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Our Babies Ourselves

Our Babies  Ourselves Author Meredith Small
ISBN-10 9780307763976
Release 2011-09-07
Pages 320
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A thought-provoking combination of practical parenting information and scientific analysis, Our Babies, Ourselves is the first book to explore why we raise our children the way we do--and to suggest that we reconsider our culture's traditional views on parenting. New parents are faced with innumerable decisions to make regarding the best way to care for their baby, and, naturally, they often turn for guidance to friends and family members who have already raised children. But as scientists are discovering, much of the trusted advice that has been passed down through generations needs to be carefully reexamined. In this ground-breaking book, anthropologist Meredith Small reveals her remarkable findings in the new science of ethnopediatrics. Professor Small joins pediatricians, child-development researchers, and anthropologists across the country who are studying to what extent the way we parent our infants is based on biological needs and to what extent it is based on culture--and how sometimes what is culturally dictated may not be what's best for babies. Should an infant be encouraged to sleep alone? Is breast-feeding better than bottle-feeding, or is that just a myth of the nineties? How much time should pass before a mother picks up her crying infant? And how important is it really to a baby's development to talk and sing to him or her? These are but a few of the important questions Small addresses, and the answers not only are surprising, but may even change the way we raise our children. From the Trade Paperback edition.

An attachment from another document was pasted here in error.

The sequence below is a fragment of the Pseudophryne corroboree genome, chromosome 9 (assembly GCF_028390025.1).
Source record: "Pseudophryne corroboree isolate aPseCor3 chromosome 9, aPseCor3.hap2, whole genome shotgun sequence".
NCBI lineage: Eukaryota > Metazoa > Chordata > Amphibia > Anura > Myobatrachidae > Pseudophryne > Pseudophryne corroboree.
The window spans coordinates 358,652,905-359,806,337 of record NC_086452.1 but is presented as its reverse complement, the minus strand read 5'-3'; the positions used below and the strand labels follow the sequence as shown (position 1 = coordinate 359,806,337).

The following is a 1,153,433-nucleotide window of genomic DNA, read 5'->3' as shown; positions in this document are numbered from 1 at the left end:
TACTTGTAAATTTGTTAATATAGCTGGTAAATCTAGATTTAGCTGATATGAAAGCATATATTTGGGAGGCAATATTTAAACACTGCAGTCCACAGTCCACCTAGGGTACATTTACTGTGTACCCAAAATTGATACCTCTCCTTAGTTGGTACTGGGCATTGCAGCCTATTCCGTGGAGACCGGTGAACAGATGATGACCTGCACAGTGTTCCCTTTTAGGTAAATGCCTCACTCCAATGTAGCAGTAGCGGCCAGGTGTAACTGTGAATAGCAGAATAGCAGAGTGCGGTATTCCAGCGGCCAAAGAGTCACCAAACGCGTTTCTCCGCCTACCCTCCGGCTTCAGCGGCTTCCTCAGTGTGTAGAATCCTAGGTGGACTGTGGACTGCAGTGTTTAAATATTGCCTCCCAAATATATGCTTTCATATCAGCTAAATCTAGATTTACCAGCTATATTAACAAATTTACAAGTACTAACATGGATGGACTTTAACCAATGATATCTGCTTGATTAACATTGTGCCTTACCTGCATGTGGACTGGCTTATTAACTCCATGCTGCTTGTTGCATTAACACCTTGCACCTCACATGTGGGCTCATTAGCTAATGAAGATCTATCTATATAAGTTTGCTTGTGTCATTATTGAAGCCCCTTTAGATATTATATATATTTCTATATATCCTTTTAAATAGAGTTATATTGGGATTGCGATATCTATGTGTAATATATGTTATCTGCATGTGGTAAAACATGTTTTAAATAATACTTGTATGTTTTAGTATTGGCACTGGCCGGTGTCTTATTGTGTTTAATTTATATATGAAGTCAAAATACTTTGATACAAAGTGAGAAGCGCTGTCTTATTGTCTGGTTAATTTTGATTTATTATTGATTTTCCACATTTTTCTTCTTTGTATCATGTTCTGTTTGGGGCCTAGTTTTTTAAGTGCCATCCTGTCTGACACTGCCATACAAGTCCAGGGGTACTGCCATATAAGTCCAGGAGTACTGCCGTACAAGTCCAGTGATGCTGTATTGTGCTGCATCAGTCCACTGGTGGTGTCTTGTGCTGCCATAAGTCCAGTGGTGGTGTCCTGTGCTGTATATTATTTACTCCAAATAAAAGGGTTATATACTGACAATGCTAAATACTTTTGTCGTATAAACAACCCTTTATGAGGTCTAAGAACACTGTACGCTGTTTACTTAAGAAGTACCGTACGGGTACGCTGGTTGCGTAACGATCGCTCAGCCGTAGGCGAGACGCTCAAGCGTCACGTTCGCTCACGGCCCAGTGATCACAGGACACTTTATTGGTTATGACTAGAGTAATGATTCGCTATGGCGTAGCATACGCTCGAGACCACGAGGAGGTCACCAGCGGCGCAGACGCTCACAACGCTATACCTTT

Our Babies Ourselves

Our Babies  Ourselves Author Meredith F. Small
ISBN-10 9780385483629
Release 1998
Pages 292
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Contrasts Western child-rearing practices to those of other cultures, discussing the advantages of non-traditional feeding, sleeping, and adult interaction customs.



Kids

Kids Author Meredith Small
ISBN-10 9780307765499
Release 2011-09-07
Pages 304
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To what extent do our parenting practices help or hinder our children? As parents, how much influence do we have over what kind of people our children will grow up to be? In the follow-up to her critically acclaimed Our Babies, Ourselves, Cornell anthropologist Meredith Small now takes on these and other crucial questions about the development of preschool children aged one to six. While Our Babies, Ourselves explored the physical and cultural preconceptions behind child-rearing and offered new clues to parenting practices that might be detrimental to a baby's best interest, Kids delves even deeper. Unraveling the deep-seated notions prescribed in most parenting books, Kids combines the latest scientific research on human evolution and biology with Small's own keen observations of various cultures for a lively, eye-opening view of early childhood in America. Small not only reveals how children in this age group socialize and absorb the rules that underlie the societies they live in; she also explains the extent to which parents enhance or hold back the emotional and psychological growth of their kids. In her engaging style, Small blends memorable accounts from her own experiences raising a preschooler with fascinating findings from her pioneering cross-cultural research, which spanned the country as well as the globe. Covering myriad aspects of the miraculous process of human growth, Small breaks new ground on topics such as why childhood is the optimum time for acquiring language skills; how children absorb knowledge and learn to solve problems; how empathy, and morality in general, make their way into a child's psyche; and the ways in which gender impacts identity. Underlying each chapter is an illuminating discussion of how the roles parents assign children in America shape the self-esteem and self-image of a future generation. Rich with vivid anecdotes and profound insight, Kids will cause readers to rethink their own parenting styles, along with every age-old assumption about how to raise a happy, healthy kid. From the Trade Paperback edition.



A World of Babies

A World of Babies Author Alma Gottlieb
ISBN-10 9781316776704
Release 2016-10-20
Pages